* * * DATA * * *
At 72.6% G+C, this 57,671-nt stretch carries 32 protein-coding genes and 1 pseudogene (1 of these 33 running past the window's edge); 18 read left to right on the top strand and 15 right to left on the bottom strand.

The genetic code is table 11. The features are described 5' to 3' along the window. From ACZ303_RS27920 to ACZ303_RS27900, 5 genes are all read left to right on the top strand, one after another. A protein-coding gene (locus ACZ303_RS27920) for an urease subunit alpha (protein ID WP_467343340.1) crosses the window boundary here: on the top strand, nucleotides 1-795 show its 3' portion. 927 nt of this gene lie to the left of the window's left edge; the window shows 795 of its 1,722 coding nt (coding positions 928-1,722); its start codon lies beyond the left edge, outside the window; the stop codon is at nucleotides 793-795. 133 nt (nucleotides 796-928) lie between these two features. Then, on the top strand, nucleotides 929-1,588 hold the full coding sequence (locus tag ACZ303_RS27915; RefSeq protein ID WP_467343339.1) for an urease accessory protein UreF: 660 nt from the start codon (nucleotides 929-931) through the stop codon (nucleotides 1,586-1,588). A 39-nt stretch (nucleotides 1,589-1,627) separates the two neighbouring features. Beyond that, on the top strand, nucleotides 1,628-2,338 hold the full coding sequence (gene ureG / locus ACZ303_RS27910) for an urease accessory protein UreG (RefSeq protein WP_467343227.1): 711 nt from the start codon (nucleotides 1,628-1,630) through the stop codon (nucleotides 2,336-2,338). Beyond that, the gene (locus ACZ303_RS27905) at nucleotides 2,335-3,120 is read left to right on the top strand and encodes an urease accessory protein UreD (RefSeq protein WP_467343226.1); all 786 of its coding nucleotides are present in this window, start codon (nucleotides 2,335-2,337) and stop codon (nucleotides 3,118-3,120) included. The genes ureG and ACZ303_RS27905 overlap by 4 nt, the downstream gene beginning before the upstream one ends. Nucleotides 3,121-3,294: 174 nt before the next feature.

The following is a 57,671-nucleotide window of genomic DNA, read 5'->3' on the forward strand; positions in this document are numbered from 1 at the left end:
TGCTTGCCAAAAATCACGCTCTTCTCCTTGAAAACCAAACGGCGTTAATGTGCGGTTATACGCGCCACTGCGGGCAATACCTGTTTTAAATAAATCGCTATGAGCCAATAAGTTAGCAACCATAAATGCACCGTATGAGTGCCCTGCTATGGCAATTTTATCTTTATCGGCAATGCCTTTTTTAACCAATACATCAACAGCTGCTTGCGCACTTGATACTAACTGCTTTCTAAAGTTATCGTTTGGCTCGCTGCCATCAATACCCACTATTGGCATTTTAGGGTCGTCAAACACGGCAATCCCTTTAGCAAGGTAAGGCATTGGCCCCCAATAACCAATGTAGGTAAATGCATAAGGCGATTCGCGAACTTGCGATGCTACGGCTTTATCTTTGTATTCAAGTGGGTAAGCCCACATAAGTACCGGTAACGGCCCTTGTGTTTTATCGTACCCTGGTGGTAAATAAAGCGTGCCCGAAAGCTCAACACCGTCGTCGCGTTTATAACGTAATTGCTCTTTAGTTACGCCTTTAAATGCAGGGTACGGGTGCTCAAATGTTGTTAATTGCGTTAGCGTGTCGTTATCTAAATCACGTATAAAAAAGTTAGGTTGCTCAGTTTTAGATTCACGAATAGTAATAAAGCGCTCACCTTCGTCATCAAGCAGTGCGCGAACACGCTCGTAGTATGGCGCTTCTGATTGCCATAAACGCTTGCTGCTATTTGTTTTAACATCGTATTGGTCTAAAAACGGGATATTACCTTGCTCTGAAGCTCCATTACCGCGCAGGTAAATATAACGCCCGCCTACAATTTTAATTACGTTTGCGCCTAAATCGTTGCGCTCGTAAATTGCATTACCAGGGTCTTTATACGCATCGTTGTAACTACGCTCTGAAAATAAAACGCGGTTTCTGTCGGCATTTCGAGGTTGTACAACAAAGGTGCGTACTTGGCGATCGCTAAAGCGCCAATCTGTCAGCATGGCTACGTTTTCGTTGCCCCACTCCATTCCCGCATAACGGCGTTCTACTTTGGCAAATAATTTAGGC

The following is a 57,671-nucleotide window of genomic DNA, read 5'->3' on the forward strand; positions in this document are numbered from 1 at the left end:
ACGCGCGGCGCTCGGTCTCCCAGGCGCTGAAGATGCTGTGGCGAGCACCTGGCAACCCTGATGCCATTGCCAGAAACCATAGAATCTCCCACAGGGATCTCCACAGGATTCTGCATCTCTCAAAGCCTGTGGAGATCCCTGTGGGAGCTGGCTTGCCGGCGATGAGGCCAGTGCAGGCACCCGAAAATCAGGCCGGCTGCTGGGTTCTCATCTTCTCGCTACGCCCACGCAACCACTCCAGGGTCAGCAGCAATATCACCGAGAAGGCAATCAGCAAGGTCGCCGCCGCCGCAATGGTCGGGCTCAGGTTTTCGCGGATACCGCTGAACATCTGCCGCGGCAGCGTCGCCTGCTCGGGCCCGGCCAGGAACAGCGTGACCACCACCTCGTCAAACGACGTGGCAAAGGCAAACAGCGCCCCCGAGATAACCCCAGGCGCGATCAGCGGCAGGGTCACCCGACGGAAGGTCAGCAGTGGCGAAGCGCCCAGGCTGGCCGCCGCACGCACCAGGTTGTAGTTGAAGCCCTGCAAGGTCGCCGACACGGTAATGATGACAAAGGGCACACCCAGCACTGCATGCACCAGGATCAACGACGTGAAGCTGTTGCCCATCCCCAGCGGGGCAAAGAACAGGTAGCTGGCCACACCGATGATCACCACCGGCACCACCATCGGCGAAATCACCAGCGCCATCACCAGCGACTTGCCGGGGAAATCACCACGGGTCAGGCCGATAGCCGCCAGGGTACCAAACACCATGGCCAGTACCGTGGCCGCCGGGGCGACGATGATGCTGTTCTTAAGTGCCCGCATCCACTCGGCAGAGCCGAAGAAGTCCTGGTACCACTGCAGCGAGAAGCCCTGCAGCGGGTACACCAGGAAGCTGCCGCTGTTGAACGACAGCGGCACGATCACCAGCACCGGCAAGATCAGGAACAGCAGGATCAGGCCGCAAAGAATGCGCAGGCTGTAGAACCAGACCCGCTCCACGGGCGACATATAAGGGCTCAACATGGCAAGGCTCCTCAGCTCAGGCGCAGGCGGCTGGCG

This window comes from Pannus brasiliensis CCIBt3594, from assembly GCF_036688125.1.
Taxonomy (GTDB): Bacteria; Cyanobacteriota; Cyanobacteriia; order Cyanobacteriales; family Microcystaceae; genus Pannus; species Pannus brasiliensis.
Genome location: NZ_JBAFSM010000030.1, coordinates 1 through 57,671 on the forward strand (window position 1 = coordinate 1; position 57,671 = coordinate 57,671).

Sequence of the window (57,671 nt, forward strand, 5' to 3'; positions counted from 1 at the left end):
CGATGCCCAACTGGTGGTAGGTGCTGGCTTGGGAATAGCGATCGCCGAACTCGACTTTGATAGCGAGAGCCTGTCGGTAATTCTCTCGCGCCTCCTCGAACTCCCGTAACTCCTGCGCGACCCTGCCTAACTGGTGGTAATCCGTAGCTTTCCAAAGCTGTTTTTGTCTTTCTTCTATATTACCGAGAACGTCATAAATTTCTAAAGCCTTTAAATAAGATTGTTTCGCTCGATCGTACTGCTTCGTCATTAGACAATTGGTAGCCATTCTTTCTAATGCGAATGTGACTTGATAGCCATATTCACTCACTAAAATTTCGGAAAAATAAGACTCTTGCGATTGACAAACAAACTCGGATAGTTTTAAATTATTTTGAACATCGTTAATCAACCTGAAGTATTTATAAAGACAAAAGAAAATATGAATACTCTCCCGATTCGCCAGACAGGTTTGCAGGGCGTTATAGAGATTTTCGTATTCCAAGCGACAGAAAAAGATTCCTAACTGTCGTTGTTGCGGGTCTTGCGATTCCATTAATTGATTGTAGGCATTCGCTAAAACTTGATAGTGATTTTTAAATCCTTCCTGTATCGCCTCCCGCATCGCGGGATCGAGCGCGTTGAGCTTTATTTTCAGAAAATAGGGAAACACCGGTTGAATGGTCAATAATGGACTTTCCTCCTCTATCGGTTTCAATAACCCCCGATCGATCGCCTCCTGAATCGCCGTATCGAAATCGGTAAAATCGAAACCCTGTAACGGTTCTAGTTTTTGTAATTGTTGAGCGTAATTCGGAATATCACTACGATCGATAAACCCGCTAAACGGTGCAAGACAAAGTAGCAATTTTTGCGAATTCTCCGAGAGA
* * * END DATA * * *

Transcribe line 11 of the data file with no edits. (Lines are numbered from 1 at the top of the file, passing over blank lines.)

CGATGCCCAACTGGTGGTAGGTGCTGGCTTGGGAATAGCGATCGCCGAACTCGACTTTGATAGCGAGAGCCTGTCGGTAATTCTCTCGCGCCTCCTCGAACTCCCGTAACTCCTGCGCGACCCTGCCTAACTGGTGGTAATCCGTAGCTTTCCAAAGCTGTTTTTGTCTTTCTTCTATATTACCGAGAACGTCATAAATTTCTAAAGCCTTTAAATAAGATTGTTTCGCTCGATCGTACTGCTTCGTCATTAGACAATTGGTAGCCATTCTTTCTAATGCGAATGTGACTTGATAGCCATATTCACTCACTAAAATTTCGGAAAAATAAGACTCTTGCGATTGACAAACAAACTCGGATAGTTTTAAATTATTTTGAACATCGTTAATCAACCTGAAGTATTTATAAAGACAAAAGAAAATATGAATACTCTCCCGATTCGCCAGACAGGTTTGCAGGGCGTTATAGAGATTTTCGTATTCCAAGCGACAGAAAAAGATTCCTAACTGTCGTTGTTGCGGGTCTTGCGATTCCATTAATTGATTGTAGGCATTCGCTAAAACTTGATAGTGATTTTTAAATCCTTCCTGTATCGCCTCCCGCATCGCGGGATCGAGCGCGTTGAGCTTTATTTTCAGAAAATAGGGAAACACCGGTTGAATGGTCAATAATGGACTTTCCTCCTCTATCGGTTTCAATAACCCCCGATCGATCGCCTCCTGAATCGCCGTATCGAAATCGGTAAAATCGAAACCCTGTAACGGTTCTAGTTTTTGTAATTGTTGAGCGTAATTCGGAATATCACTACGATCGATAAACCCGCTAAACGGTGCAAGACAAAGTAGCAATTTTTGCGAATTCTCCGAGAGA